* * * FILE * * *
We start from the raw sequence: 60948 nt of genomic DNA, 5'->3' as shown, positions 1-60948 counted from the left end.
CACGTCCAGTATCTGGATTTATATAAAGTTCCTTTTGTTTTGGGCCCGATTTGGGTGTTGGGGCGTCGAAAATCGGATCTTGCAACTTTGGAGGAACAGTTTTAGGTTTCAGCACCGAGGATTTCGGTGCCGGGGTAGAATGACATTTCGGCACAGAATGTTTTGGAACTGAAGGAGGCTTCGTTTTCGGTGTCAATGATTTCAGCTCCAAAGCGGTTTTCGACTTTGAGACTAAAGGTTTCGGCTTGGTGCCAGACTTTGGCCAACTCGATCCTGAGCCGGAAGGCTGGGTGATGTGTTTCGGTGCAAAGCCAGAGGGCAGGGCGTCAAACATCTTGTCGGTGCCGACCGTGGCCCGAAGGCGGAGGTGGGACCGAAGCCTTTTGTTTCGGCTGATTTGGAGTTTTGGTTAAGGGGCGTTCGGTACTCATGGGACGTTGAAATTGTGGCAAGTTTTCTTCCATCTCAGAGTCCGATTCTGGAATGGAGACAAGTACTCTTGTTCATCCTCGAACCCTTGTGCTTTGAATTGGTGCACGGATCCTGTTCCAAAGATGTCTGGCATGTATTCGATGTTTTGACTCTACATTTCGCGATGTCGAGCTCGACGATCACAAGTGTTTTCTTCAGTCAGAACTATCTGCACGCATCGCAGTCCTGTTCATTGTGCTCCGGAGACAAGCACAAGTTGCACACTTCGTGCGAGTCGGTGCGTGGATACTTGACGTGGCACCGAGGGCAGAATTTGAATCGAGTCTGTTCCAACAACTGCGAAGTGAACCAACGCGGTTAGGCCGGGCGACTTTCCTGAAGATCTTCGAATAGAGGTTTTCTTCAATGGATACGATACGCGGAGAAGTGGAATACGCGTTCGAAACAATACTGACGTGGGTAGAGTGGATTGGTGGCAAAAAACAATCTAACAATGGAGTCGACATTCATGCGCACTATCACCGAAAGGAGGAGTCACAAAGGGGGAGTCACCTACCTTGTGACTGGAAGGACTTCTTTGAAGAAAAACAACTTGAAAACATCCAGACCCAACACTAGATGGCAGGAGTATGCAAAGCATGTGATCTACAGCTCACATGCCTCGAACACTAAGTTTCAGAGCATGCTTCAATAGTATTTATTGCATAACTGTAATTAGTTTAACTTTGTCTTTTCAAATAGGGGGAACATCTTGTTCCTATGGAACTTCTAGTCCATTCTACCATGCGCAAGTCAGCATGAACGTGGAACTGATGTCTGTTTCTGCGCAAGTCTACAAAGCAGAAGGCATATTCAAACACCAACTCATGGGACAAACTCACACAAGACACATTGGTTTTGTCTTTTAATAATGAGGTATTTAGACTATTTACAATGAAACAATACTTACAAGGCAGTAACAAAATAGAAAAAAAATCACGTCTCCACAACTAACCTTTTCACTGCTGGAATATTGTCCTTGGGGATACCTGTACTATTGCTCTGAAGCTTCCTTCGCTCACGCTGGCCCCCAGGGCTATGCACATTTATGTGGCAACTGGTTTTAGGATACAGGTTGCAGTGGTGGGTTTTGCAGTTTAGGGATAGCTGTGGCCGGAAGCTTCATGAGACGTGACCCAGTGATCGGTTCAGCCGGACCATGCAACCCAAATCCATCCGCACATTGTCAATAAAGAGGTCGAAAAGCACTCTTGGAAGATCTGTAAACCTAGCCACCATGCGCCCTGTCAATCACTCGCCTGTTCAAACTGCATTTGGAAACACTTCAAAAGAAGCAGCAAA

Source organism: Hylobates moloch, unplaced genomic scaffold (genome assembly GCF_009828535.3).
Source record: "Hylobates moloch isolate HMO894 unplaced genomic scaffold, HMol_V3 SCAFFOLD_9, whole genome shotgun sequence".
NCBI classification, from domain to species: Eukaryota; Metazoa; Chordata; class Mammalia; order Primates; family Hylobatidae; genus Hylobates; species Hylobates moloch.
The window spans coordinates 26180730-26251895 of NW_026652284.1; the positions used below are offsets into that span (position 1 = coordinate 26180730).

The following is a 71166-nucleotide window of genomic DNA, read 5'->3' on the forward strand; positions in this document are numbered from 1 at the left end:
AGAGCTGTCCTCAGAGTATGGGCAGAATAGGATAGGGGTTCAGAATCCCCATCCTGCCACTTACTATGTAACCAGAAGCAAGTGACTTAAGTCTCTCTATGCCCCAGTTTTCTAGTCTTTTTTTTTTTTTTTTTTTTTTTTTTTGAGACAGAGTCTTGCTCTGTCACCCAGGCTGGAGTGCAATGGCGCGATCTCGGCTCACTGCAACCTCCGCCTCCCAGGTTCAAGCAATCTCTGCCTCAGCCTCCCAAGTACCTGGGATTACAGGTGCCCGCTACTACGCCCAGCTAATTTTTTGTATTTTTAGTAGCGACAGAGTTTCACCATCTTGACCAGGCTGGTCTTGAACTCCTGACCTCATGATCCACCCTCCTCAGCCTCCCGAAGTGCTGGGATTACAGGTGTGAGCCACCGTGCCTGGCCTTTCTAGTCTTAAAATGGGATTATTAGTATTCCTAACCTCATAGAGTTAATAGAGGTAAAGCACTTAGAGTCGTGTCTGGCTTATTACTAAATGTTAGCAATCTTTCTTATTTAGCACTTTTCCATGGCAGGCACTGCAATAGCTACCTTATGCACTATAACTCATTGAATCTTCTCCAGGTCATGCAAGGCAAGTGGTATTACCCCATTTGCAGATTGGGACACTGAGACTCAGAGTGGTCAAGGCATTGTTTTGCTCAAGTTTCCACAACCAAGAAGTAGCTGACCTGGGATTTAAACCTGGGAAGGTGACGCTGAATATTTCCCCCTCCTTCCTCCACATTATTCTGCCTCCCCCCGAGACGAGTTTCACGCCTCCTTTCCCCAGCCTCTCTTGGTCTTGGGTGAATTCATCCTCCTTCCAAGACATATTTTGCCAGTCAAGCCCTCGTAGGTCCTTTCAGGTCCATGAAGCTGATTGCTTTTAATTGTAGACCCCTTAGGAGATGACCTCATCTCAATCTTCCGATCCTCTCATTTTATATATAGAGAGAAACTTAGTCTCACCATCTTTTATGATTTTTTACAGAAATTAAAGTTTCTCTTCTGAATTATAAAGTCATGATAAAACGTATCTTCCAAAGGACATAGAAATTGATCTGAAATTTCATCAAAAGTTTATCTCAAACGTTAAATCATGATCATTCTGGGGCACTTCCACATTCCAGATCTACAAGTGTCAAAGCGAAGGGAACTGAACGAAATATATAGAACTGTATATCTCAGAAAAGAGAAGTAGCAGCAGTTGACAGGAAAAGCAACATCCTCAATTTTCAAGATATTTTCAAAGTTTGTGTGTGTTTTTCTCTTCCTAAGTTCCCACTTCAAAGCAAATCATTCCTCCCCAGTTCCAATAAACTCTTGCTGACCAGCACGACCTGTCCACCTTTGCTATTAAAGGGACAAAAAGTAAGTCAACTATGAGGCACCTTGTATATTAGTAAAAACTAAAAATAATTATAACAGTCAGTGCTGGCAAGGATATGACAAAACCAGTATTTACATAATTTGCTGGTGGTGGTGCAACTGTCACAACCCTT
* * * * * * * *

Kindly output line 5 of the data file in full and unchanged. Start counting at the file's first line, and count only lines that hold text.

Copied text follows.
NCBI classification, from domain to species: Eukaryota; Metazoa; Chordata; class Mammalia; order Primates; family Hylobatidae; genus Hylobates; species Hylobates moloch.